Preventing frost on inside of windshield?

Nov 20, 2013
Eastern Wa.
Periodically I'll get frost on the inside of my windshield in the winter. I assumed it was worn seals. I learned a trick that seams to work for me. After getting home from work and locking up for the night I roll down the window and wait for a minute or so and roll it back up. Letting in the cold air keeps the moisture from building up and freezing overnight.
Thank you for the tip. I'm going to try it.
Maybe just leave the door open minute or two while I go to the mailbox or something. Just get the cool dry air in, eh?
Could be worn weatherstripping is letting water creep in, which is potentially fixable, or less so is snowy footwear leaving moisture behind. Either way, I'd put a dehumidifier in it to dry it out as much as possible because long term that can cause mold. I mean the mains powered, appliance type dehumidifier if you have one.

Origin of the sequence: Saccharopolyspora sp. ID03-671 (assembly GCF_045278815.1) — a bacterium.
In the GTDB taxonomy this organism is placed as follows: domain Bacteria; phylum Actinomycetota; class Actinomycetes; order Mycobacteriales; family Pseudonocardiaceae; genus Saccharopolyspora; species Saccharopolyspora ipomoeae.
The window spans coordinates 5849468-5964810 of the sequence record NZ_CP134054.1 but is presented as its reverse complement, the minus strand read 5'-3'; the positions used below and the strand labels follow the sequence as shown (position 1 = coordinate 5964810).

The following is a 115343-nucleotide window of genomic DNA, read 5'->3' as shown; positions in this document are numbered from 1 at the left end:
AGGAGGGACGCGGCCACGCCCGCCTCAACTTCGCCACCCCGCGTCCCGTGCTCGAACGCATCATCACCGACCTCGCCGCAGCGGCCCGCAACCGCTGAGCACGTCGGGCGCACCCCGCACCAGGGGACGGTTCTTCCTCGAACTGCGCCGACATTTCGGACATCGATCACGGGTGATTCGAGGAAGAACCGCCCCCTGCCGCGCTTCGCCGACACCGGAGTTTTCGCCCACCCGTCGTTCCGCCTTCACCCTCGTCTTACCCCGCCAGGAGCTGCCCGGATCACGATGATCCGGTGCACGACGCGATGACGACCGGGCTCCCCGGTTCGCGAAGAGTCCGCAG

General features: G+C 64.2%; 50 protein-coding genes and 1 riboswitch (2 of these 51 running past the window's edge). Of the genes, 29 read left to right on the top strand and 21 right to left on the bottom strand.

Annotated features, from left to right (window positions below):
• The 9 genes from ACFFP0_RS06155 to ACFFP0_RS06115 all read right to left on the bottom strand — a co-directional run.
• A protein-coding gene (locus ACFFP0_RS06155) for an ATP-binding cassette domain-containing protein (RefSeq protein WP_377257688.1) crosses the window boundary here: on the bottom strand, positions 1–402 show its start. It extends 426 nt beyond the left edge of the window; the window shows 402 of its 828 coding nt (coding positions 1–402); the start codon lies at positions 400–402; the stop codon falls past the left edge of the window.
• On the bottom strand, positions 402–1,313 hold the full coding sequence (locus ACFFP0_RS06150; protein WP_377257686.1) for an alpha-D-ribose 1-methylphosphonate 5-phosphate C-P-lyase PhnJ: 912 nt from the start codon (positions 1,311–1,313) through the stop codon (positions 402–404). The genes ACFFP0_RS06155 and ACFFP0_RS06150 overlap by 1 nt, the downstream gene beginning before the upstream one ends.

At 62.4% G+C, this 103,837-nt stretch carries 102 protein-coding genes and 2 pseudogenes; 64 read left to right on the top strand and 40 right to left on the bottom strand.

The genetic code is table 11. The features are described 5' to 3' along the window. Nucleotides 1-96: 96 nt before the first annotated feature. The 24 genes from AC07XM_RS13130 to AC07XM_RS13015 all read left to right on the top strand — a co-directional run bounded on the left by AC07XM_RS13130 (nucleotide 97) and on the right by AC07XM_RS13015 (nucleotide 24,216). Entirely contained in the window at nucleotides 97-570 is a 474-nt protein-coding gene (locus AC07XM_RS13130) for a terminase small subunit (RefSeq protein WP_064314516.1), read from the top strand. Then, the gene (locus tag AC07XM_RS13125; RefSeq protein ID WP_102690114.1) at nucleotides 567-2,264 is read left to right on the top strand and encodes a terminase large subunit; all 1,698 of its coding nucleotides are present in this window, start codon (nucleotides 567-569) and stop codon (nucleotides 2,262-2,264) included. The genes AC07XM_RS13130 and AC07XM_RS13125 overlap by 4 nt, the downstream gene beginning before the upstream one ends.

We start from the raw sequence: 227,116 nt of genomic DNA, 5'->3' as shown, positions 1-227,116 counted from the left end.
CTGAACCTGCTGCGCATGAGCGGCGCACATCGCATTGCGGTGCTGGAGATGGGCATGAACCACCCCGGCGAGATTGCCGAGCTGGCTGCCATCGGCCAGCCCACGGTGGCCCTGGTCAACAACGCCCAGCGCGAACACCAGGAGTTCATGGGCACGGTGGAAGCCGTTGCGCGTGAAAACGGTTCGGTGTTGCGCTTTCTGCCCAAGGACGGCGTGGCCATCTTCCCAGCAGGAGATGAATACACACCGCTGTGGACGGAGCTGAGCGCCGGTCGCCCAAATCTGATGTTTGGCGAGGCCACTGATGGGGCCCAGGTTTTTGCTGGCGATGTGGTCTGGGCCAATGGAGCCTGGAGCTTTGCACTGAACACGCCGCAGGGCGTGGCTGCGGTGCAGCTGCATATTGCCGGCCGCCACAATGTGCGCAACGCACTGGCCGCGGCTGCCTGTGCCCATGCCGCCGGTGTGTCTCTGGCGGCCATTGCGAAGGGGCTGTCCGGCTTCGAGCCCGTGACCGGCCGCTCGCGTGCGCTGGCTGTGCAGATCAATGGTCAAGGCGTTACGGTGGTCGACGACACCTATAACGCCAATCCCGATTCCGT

Another crazy thing you could try is a big bag of rice in a burlap sack, or silica desiccant. Throw it in the vehicle, then once (or ideally before) your windows start frosting up again, take it out and put in the oven for a while to drive the moisture out, then reuse.
I always blast the heat inside the car about 3 minutes before I arrive at my destination in cold weather. The ~80f air inside the car absorbs a lot of moisture. I keep the driver side door opened a bit when I arrive/ am parked to vent the humid air out of the car. The interior including the windows stay dry and frost free that way.
You have a water leak letting moisture in somewhere-the F-450 does that due to a shaky windshield seal if it rains a lot before a cold snap. Seems like cracking windows & running the defrost full on gets it dry fairly quickly, cold air warmed up can pick up a lot of moisture.